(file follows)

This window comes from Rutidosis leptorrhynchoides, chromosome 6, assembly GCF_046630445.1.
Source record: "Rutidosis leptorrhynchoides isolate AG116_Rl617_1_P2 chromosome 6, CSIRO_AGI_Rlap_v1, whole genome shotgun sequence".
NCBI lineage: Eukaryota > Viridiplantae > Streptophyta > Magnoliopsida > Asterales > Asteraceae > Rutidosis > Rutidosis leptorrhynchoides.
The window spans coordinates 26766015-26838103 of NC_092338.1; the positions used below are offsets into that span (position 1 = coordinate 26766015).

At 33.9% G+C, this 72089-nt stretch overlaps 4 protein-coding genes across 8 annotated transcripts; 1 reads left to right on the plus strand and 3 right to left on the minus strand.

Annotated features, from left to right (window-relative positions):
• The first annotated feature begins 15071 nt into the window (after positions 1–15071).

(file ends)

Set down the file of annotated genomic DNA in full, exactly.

This window comes from Rutidosis leptorrhynchoides, chromosome 6, assembly GCF_046630445.1.
Source record: "Rutidosis leptorrhynchoides isolate AG116_Rl617_1_P2 chromosome 6, CSIRO_AGI_Rlap_v1, whole genome shotgun sequence".
NCBI lineage: Eukaryota > Viridiplantae > Streptophyta > Magnoliopsida > Asterales > Asteraceae > Rutidosis > Rutidosis leptorrhynchoides.
The window spans coordinates 26766015-26838103 of NC_092338.1; the positions used below are offsets into that span (position 1 = coordinate 26766015).

At 33.9% G+C, this 72089-nt stretch overlaps 4 protein-coding genes across 8 annotated transcripts; 1 reads left to right on the plus strand and 3 right to left on the minus strand.

Annotated features, from left to right (window-relative positions):
• The first annotated feature begins 15071 nt into the window (after positions 1–15071).